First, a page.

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LPDDR2 to take up 70% of 2013 mobile DRAM shipments

Posted: 09 Oct 2012 ?? ?Print Version ?Bookmark and Share

Keywords:LPDDR2? LPDDR1? DRAM production? smartphones? tablets?

According to a recent report by DRAMeXchange, mobile DRAM growth is continuing to increase following the releases of smartphones, tablet PCs, and other mobile devices. The research firm predicted that the proportion of mobile DRAM will increase from 11 per cent during 2010 to 21 per cent in 2012 out of total DRAM supply, and rise to approximately 24 per cent during 2013.

The firm also predicted that LPDDR2 product demand will also experience a surge following core chip enhancements and upgrades. With LPDDR2 prices breaking even with those of LPDDR1 during the second quarter, shipments for LPDDR2 grew over 60 per cent of total mobile DRAM supply, in effect ensuring its status as a mainstream within the market.

In 2013, it is expected that LPDDR2 will account for over 70 per cent of total mobile DRAM shipments. LPDDR3, on the other hand, are anticipated to debut during the same year and may begin appearing in a variety of high-end products. For DRAM manufacturers, the key to success will depend on how well the production costs of mainstream products are assessed and grasped, and how effectively different product mixes are utilised.

From the demand standpoint, the chips used in smartphones next year will mainly be of the dual and quad core variety. Since these chips will need LPDDR2 or higher in order to perform up to its full capacity, for 2013, demand for LPDDR1 is expected to exhibit a gradual decline, and may potentially account for less than 20 per cent of mobile DRAM production. With memory DRAM manufacturers making the transition from LPDDR1 to LPDDR2 production, the dip in the former's supply amount is likely to increase stocking-related pressure for manufacturers producing LPDDR1 smartphones. While LPDDR3 is set to be designed for high-end mobile phones, tablets, and ultrabooks, the shipments for such products are unlikely to be sufficient to propel overall LPDDR3 demand. As such, LPDDR2 will likely remain the market mainstream in 2013. LPDDR3 is predicted to reach mainstream status by 2H14.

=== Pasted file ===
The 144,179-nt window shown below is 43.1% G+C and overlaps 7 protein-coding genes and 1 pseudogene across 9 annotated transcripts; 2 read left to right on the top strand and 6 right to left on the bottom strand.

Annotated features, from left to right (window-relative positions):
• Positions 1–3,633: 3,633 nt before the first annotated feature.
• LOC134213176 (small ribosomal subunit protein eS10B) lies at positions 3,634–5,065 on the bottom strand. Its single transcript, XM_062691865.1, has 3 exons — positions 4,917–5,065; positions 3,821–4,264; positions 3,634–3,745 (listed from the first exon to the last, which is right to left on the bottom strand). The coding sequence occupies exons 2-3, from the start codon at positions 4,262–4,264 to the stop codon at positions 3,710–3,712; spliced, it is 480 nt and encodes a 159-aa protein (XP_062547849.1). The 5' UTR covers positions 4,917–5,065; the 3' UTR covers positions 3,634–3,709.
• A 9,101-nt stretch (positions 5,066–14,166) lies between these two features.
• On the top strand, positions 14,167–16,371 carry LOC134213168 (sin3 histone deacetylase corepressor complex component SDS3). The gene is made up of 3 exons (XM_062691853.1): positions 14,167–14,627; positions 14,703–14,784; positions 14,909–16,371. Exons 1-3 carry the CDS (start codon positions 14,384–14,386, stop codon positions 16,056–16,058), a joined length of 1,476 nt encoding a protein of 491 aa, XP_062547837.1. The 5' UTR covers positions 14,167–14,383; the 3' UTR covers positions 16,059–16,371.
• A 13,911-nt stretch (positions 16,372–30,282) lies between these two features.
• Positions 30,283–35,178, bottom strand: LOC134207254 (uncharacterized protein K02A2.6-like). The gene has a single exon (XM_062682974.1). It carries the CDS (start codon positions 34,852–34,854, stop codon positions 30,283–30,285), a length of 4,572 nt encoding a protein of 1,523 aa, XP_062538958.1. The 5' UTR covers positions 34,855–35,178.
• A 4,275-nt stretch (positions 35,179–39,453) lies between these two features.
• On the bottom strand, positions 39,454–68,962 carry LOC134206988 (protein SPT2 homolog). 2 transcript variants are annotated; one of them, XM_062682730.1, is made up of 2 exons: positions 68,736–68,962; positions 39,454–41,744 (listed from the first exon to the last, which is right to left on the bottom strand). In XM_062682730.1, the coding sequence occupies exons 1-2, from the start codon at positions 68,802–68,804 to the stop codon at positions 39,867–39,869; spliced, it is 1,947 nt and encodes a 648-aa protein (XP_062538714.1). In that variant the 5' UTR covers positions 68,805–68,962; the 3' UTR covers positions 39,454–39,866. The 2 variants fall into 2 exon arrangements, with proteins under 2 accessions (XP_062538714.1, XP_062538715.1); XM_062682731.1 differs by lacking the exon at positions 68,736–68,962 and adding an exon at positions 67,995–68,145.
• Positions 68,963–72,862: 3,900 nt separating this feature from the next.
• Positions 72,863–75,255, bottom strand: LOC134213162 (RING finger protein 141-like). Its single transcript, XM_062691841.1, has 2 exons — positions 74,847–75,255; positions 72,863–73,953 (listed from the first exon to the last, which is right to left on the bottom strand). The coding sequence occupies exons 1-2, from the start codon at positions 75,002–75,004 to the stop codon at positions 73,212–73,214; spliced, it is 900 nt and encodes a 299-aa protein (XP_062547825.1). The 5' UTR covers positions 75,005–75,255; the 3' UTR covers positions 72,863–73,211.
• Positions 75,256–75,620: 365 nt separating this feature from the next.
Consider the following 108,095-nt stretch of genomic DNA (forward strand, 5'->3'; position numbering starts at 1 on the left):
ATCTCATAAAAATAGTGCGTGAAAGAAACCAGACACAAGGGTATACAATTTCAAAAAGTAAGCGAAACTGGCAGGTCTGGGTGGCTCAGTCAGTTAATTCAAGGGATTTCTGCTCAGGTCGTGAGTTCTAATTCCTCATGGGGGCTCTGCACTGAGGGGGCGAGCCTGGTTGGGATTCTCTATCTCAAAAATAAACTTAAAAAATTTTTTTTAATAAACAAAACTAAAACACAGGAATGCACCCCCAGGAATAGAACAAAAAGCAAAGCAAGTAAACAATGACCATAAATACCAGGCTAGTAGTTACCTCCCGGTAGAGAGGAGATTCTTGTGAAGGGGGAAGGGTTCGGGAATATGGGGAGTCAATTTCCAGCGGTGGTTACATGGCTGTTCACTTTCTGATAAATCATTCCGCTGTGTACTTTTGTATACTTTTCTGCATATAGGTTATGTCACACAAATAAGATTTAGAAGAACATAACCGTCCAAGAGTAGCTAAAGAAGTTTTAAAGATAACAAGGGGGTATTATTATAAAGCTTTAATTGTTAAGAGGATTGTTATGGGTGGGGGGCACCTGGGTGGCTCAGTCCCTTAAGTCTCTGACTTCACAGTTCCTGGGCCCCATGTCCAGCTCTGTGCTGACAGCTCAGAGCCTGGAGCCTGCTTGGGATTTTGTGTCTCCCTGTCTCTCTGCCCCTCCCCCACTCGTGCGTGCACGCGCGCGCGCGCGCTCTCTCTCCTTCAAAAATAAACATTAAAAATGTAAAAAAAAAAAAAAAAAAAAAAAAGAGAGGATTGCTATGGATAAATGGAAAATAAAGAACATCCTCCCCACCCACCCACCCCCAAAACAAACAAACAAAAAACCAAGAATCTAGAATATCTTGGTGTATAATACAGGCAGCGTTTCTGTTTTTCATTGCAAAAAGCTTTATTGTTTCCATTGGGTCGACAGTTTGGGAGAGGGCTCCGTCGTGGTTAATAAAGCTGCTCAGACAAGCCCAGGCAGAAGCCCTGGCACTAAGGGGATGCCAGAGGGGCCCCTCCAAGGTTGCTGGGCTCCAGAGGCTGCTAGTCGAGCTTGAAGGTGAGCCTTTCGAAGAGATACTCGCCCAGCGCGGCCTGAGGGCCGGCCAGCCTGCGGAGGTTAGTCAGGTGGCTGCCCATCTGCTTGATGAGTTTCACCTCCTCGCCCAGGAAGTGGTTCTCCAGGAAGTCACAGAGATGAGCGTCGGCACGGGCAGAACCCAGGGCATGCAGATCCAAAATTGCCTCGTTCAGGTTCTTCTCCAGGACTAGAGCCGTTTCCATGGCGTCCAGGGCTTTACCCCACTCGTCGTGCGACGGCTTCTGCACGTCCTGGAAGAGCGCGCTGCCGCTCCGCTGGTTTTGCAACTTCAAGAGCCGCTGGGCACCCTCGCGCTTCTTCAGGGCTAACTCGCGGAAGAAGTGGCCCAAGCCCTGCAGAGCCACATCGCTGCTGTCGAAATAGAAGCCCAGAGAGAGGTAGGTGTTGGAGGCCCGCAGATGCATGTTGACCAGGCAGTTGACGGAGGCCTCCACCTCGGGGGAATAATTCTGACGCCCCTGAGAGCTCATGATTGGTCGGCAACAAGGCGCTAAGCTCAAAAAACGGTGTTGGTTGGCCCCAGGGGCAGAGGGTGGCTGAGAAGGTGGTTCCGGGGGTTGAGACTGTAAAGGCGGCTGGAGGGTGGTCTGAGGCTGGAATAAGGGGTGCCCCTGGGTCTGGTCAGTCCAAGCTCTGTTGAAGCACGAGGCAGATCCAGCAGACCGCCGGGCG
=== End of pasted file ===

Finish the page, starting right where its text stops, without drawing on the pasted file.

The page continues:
On the supply side, the four manufacturers currently known to provide LPDDR2 chips are Samsung, SK Hynix, Elpida, and Micron. With regards to its manufacturing-based technology, other than producing LPDDR1 chips, Samsung has already begun to switch to using the 35nm process. SK Hynix, on the other hand, uses the 38nm process, whereas Elpida and Micron both use the 30nm process for the production of LPDDR2. Given that the aforementioned manufacturers have similar technological expertise and production efficiency, and considering how, with uncertain demand, all maintain a conservative attitude towards transitioning to the 2x nm manufacturing process, the 3x nm process is likely to remain the standard for 1H13. On the subject of mono die density, the 2013 mainstream LPDDR2 mono die provided by the four major manufacturers should be 4Gb. With the utilised capacities being highly similar to one another, how to create a differentiated or unique product combination like the MCP products will become a major issue for each manufacturer to consider.

Looking forward to the 2013 mobile DRAM market, although the release of smartphones and mobile products is expected to lead to steady growth, with suppliers making a transition from commodity to mobile DRAM production, achieving a supply-demand balance continues to be a difficult task. The fact that market oversupply has been affecting mobile DRAM prices from quarter to quarter, likewise, will also make the process of maintaining cost efficiency and balance challenging. As manufacturers achieve similar technological capabilities, the key to successfully attaining profit and earning a place in the competitive DRAM market will largely depend on how well each DRAM maker controls manufacturing cost, enhances production efficiency, and utilises product mix.

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